As I understand it, when there is a nuclear event, it generates x-rays followed by the EMP. The goal is to have warheads in flight to be able to continue to their target, so the strategy is to employ an NED. When an event is detected, the warhead shuts down its electronics for the duration of the EMP, and then powers back up.
With her NED, she uses an ASIC for detection. I might get some details wrong, but the ASIC has a physical array in it, and the x-rays flip bits in the array. When enough bits get flipped, one can infer a nuclear event. Because it is an ASIC it is really small, which has important advantages for space-born avionics.
I genuinely wonder if people who work on this kind of stuff feel conflicted about it regularly, or don't think about it, or feel strongly that they are doing good.
For my mom, at first she was very gung ho about it - arsenal of democracy and the importance of having a strong nation. Now she is having second thoughts, and is looking to follow her passion which is something in the education space.
I doubt this, since the EMP is moving at the speed of light, whereas the delay times inherent in most circuitry and the time required to power down most circuitry would be at least an order of magnitude (most likely more) larger.
Explosions, like all other macro scale phenomena are not instantaneous, they just appear so until an appropriately small time step is applied.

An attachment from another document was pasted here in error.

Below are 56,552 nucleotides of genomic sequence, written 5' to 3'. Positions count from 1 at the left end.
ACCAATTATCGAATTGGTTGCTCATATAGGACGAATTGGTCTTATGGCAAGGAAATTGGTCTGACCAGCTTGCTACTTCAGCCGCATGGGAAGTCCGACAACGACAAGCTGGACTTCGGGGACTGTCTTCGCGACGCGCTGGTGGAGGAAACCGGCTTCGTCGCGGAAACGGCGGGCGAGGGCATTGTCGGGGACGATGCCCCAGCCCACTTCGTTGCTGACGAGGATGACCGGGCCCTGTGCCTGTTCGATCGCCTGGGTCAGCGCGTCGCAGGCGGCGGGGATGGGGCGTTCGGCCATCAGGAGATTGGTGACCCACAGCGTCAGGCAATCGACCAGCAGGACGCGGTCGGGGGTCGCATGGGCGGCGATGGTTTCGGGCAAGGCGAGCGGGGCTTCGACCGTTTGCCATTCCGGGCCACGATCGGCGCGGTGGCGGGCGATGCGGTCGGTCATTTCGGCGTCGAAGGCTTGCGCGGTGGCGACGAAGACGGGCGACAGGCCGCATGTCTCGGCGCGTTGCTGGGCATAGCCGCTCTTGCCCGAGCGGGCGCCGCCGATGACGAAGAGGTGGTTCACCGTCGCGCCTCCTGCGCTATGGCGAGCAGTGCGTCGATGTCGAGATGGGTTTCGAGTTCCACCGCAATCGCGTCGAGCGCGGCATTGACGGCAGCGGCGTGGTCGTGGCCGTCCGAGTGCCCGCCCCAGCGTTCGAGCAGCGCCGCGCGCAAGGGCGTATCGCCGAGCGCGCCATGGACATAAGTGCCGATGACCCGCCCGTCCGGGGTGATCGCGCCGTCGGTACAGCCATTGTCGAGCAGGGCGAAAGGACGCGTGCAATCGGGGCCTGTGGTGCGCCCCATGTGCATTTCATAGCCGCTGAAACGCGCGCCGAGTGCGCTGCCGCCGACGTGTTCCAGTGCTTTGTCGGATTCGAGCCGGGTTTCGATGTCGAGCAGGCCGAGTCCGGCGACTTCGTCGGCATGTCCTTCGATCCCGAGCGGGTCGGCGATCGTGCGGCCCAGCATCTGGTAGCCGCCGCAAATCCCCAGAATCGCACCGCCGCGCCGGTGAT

No, "X-Rays" travel at the same speed as the "EMP" - both travel at the speed of light. They're both part of the electromagnetic spectrum.
The firmware controlling a nuke has to have, at some point, a bit or control register it sets that causes the explosion to go off:
*pKaboom = true;
*pKaboom = true;
exit(EXIT_SUCCESS); // or maybe failure, if we reach this point? :)
It's probably a lot more prosaic than I imagine.
It happened 175 days ago, when you made an unwise comment about killing children. All your comments since then have not been visible, or upvotable. This is why you're supposed to put contact information in your profile.
I hesitated before posting this, since from your older comments you appear to be a bit of a reddit user, and the comment itself contains several significant technical errors regarding the design of nuclear weapons, (American nuclear weapons haven't been of the "gun" type for 60 years now) which casts a poor light on the comment as a whole; but I don't think you're completely beyond hope.
Make a new account. Try not to be an asshole with it.
But the post was killed...
The reason they don't use GPS is that you would (hopefully) only start throwing ICBMs around if you are in "nucular combat toe to toe with the Rooskies" - and the way you know you are in a proper war is that all your GPS satellites have just been destroyed by the other side.
Its CPU is in fact triply-redundant, like pjscott was saying. They run in lockstep, and they do some fancy stuff that involves dumping the CPU registers to memory, "scrubbing" the registers and then restoring them. I recommend having a look.
Space is cool. Even when it does have nuclear weapons in it.
Interestingly, in this radiation field, every kilogram of mammalian tissue absorbs 10 GW. If this blasts lasts for more than a few nanoseconds, your puddle of goo would be a good guess.
Maxwell makes an entire array of microelectronics components. These are generally meant for use in devices that are deployed into space environments.
There's an interesting (if somewhat technical) document here: http://www51.honeywell.com/aero/common/documents/myaerospace...